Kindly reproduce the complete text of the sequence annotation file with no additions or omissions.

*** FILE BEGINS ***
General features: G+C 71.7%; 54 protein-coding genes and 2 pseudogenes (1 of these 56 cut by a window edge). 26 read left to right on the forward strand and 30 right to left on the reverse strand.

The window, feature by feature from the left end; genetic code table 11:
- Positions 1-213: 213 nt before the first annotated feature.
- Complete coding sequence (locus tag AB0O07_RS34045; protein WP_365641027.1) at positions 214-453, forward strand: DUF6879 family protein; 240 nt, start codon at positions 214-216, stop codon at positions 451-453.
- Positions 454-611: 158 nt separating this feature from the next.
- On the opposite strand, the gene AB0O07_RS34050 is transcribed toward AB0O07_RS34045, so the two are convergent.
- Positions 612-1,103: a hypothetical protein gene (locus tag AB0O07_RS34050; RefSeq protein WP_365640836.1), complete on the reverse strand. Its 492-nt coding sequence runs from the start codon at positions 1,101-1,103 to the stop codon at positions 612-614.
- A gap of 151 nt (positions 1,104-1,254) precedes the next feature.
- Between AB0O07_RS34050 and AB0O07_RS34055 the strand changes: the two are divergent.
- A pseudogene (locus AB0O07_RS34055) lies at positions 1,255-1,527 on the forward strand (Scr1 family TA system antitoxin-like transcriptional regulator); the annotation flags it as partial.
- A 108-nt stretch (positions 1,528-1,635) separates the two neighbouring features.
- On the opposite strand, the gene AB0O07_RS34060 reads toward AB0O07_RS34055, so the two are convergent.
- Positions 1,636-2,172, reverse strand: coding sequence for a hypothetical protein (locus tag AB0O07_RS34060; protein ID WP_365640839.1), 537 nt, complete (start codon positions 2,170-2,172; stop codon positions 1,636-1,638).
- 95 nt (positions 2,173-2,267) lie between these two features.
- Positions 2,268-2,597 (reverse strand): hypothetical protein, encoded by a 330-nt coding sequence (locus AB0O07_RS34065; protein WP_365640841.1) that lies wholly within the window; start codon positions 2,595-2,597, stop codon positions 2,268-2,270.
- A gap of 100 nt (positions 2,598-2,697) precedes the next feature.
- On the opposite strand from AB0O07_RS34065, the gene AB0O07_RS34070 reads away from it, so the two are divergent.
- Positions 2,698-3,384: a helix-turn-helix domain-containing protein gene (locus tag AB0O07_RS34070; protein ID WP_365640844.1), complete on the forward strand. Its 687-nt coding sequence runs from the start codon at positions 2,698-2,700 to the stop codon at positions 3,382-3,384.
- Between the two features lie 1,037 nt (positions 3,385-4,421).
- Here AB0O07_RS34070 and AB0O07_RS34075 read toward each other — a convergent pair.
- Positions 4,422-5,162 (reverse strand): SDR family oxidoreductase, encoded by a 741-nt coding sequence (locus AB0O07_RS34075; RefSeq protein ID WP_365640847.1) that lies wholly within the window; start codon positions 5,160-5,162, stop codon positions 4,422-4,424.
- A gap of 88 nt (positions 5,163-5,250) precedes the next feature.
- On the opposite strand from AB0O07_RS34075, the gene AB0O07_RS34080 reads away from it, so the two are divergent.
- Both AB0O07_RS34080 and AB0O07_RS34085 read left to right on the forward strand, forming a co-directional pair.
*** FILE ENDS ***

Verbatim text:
General features: G+C 71.7%; 54 protein-coding genes and 2 pseudogenes (1 of these 56 cut by a window edge). 26 read left to right on the forward strand and 30 right to left on the reverse strand.

The window, feature by feature from the left end; genetic code table 11:
- Positions 1-213: 213 nt before the first annotated feature.
- Complete coding sequence (locus tag AB0O07_RS34045; protein WP_365641027.1) at positions 214-453, forward strand: DUF6879 family protein; 240 nt, start codon at positions 214-216, stop codon at positions 451-453.
- Positions 454-611: 158 nt separating this feature from the next.
- On the opposite strand, the gene AB0O07_RS34050 is transcribed toward AB0O07_RS34045, so the two are convergent.
- Positions 612-1,103: a hypothetical protein gene (locus tag AB0O07_RS34050; RefSeq protein WP_365640836.1), complete on the reverse strand. Its 492-nt coding sequence runs from the start codon at positions 1,101-1,103 to the stop codon at positions 612-614.
- A gap of 151 nt (positions 1,104-1,254) precedes the next feature.
- Between AB0O07_RS34050 and AB0O07_RS34055 the strand changes: the two are divergent.
- A pseudogene (locus AB0O07_RS34055) lies at positions 1,255-1,527 on the forward strand (Scr1 family TA system antitoxin-like transcriptional regulator); the annotation flags it as partial.
- A 108-nt stretch (positions 1,528-1,635) separates the two neighbouring features.
- On the opposite strand, the gene AB0O07_RS34060 reads toward AB0O07_RS34055, so the two are convergent.
- Positions 1,636-2,172, reverse strand: coding sequence for a hypothetical protein (locus tag AB0O07_RS34060; protein ID WP_365640839.1), 537 nt, complete (start codon positions 2,170-2,172; stop codon positions 1,636-1,638).
- 95 nt (positions 2,173-2,267) lie between these two features.
- Positions 2,268-2,597 (reverse strand): hypothetical protein, encoded by a 330-nt coding sequence (locus AB0O07_RS34065; protein WP_365640841.1) that lies wholly within the window; start codon positions 2,595-2,597, stop codon positions 2,268-2,270.
- A gap of 100 nt (positions 2,598-2,697) precedes the next feature.
- On the opposite strand from AB0O07_RS34065, the gene AB0O07_RS34070 reads away from it, so the two are divergent.
- Positions 2,698-3,384: a helix-turn-helix domain-containing protein gene (locus tag AB0O07_RS34070; protein ID WP_365640844.1), complete on the forward strand. Its 687-nt coding sequence runs from the start codon at positions 2,698-2,700 to the stop codon at positions 3,382-3,384.
- Between the two features lie 1,037 nt (positions 3,385-4,421).
- Here AB0O07_RS34070 and AB0O07_RS34075 read toward each other — a convergent pair.
- Positions 4,422-5,162 (reverse strand): SDR family oxidoreductase, encoded by a 741-nt coding sequence (locus AB0O07_RS34075; RefSeq protein ID WP_365640847.1) that lies wholly within the window; start codon positions 5,160-5,162, stop codon positions 4,422-4,424.
- A gap of 88 nt (positions 5,163-5,250) precedes the next feature.
- On the opposite strand from AB0O07_RS34075, the gene AB0O07_RS34080 reads away from it, so the two are divergent.
- Both AB0O07_RS34080 and AB0O07_RS34085 read left to right on the forward strand, forming a co-directional pair.